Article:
Saturday night I went to bed early with my feverish daughter, and was toolin' around Facebook when I decided to throw caution to the wind and create a more official "author" Facebook page. I already have a page for Edges, created over a year ago in the lead up to publication, watching way too closely for my mental health at the rate it's "likes" were ticking upward. I naively hoped that my book would take the world by storm - instead it's been a slow build.

Just the way our careers should be. Yet publication, and the need to be "liked" has been a challenge to my maturity. It makes me uncomfortable because I feel both needy and tacky. Dirty.

Although Facebook and other social media has been a good time and an incredible tool for creating community, I have often felt like a fifteen-year-old all over again - who doesn't experience a flush of excitement when a comment or a post garners fun or thoughtful interaction? And then the opposite - it's even easier on Facebook to compare our insides to other people's outsides and judge ourselves based on who "likes" us. Sometimes I just want to delete my accounts just so I can focus on my writing.

Yet I am an author, and need to use the tools at my disposal. I have to treat myself like a business, and the fact is that I wrote EDGES years ago. I have written two (as yet to be published) novels since then. I run an after-school creative writing program, I live and breathe writing. I need to have another page where I can post things that are not necessarily related to Edges. And Facebook makes it so darn easy!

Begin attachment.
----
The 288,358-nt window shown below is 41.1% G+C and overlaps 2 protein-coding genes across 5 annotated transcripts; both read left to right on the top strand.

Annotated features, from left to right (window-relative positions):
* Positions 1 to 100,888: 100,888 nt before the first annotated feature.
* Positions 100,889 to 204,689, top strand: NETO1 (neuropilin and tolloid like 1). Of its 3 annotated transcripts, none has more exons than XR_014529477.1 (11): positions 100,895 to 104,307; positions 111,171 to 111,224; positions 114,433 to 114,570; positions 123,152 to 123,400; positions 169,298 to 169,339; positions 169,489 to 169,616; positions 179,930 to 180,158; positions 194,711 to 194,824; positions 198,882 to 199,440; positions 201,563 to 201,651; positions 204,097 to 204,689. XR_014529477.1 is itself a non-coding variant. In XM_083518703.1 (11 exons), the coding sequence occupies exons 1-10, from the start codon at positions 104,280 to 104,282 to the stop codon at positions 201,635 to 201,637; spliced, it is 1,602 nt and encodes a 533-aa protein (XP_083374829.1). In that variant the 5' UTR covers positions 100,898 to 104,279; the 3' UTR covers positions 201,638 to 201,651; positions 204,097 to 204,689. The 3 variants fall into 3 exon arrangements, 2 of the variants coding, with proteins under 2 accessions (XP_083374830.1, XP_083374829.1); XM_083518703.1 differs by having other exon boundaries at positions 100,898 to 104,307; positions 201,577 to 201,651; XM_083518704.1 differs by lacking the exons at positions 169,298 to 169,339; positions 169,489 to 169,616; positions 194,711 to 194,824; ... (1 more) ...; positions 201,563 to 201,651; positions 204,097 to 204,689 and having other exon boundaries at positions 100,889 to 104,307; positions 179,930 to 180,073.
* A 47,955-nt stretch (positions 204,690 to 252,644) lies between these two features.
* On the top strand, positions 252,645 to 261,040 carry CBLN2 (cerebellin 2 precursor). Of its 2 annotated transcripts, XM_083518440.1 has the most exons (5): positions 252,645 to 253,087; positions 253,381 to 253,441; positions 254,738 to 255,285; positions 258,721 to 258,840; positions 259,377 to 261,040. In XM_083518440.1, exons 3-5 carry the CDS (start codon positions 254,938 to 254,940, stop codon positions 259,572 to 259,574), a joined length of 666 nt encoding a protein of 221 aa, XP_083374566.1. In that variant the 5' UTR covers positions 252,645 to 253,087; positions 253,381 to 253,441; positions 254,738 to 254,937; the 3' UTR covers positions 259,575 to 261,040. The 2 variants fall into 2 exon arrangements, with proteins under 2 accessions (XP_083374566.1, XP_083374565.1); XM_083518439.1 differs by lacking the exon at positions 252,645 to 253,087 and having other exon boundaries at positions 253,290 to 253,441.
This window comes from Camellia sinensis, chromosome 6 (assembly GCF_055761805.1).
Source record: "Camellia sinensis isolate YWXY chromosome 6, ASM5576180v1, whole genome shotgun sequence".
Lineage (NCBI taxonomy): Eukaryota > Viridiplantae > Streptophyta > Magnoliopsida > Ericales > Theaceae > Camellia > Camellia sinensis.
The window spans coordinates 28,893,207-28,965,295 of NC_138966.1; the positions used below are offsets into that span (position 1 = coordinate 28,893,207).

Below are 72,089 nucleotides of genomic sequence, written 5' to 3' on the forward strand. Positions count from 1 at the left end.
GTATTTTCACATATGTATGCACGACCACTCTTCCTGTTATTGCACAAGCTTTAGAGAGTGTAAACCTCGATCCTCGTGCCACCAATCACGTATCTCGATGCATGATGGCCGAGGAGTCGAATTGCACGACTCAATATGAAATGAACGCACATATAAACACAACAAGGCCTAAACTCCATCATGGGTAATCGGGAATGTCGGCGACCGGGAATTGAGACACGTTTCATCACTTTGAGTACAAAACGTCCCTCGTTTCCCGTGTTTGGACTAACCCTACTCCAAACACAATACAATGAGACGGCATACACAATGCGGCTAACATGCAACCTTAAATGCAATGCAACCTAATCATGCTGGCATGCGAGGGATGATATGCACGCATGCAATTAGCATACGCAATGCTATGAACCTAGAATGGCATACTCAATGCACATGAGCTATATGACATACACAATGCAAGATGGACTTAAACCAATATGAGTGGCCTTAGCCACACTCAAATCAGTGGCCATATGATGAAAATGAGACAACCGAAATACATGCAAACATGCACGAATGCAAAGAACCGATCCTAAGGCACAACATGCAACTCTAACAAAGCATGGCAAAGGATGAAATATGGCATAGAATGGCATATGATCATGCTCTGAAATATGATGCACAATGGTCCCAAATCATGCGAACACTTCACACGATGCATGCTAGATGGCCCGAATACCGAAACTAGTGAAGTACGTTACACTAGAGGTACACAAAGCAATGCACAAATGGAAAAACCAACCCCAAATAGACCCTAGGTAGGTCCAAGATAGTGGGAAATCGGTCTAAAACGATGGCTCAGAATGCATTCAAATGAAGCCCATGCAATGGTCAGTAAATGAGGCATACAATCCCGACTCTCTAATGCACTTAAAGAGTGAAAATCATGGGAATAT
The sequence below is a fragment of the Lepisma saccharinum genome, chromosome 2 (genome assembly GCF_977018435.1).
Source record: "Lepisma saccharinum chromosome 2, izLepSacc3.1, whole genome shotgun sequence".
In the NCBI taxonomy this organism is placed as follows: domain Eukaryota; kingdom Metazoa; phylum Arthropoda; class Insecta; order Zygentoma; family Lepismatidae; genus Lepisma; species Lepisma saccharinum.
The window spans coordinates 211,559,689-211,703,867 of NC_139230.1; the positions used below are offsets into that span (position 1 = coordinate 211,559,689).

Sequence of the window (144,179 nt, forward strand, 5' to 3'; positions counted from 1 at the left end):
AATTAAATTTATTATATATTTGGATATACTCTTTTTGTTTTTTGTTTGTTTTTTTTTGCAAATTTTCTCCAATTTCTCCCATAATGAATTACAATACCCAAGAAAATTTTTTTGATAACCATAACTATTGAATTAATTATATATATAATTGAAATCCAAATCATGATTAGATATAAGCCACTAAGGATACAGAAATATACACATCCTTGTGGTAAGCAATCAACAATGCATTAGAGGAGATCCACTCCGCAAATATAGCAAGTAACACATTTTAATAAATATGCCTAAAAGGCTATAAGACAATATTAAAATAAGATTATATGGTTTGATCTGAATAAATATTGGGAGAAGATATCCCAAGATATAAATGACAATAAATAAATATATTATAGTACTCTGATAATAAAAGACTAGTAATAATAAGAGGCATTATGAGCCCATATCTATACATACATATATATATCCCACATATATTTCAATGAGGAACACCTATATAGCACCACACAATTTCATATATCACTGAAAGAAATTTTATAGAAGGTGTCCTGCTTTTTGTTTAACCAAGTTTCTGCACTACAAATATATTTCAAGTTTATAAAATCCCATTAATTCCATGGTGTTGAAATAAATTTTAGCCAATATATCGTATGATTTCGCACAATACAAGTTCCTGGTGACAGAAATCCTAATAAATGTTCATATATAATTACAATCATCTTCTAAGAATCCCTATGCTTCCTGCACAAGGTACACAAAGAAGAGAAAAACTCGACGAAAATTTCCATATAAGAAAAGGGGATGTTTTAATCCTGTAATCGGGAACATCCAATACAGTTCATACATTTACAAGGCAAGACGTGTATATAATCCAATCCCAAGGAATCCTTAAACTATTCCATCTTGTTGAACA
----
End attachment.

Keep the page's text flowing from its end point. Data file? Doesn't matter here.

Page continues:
My author page. I had 40 "likes" in the first half hour, 80 "likes" in the next half hour. All friends full of love and support. Phew!

The goal? To increase business, to reach more potential readers of my blog and my book(s).

So. The next few sentences are not going to be pretty - they're going to highlight an insecurity that I need to keep in check: I have to admit that I've been obsessively checking my page for new "likes". 145, 146, 147 . . . I have to seriously get over it. After all, I've been blogging regularly for two years now (oh! I missed my anniversary?!) and I "only" have 158 followers, yet I still write.

How many "likes" do I need? Will it ever be "enough"?

It's foolish to focus on that.

Writing is the way I process the world, and if I stop because I'm uncomfortable, because I'm not popular "enough" then I will be denying myself the key to my personal freedom.

Marketing is a tool to use and not be used by, but I like that my imperfections remind me of my vulnerability and my need for humility. It keeps me authentic. Don't you agree?

And yes, go "like" my page! And follow my blog! ;-)
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Monday, January 16, 2012

MLK and My Sobriety: For Realz?

Yes Virginia, for realz.

Last Friday my status on Facebook just said: eighteen years. Those who know me personally and read this blog knew what that means: I celebrated eighteen years of continuous sobriety. I celebrated by going out to dinner with some of the women who have been on this journey with me. I don't white-knuckle it and go it alone - I need that kind of community, just as I need other kinds of community too.

We all need community, we need each other. We all have our demons and our issues; we all want to both understand and be understood. We all have our humanity in common, no matter our race, gender, sexuality or religion.

Who better to thank for this reminder than Dr. Martin Luther King?